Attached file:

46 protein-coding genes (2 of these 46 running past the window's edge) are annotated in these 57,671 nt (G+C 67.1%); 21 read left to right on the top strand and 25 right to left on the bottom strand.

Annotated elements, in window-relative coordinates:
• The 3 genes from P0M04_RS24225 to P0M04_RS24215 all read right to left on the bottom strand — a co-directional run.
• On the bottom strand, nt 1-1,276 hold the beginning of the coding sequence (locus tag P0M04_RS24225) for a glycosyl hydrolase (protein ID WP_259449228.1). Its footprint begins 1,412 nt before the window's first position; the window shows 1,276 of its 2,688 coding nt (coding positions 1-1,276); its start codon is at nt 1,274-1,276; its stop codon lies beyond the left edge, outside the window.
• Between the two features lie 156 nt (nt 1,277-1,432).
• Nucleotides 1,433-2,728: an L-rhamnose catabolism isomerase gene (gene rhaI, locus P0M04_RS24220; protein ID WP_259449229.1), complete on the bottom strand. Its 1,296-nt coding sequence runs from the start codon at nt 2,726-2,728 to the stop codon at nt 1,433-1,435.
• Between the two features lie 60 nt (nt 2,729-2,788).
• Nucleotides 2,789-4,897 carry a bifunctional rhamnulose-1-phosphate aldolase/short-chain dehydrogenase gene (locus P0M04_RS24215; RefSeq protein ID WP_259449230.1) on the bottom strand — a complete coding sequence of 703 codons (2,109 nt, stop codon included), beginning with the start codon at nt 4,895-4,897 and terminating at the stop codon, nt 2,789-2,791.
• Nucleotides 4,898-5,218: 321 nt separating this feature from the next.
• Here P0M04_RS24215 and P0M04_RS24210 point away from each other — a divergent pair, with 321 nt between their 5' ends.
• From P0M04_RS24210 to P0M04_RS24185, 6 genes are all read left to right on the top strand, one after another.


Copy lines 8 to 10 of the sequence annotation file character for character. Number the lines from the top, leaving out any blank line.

• Nucleotides 2,789-4,897 carry a bifunctional rhamnulose-1-phosphate aldolase/short-chain dehydrogenase gene (locus P0M04_RS24215; RefSeq protein ID WP_259449230.1) on the bottom strand — a complete coding sequence of 703 codons (2,109 nt, stop codon included), beginning with the start codon at nt 4,895-4,897 and terminating at the stop codon, nt 2,789-2,791.
• Nucleotides 4,898-5,218: 321 nt separating this feature from the next.
• Here P0M04_RS24215 and P0M04_RS24210 point away from each other — a divergent pair, with 321 nt between their 5' ends.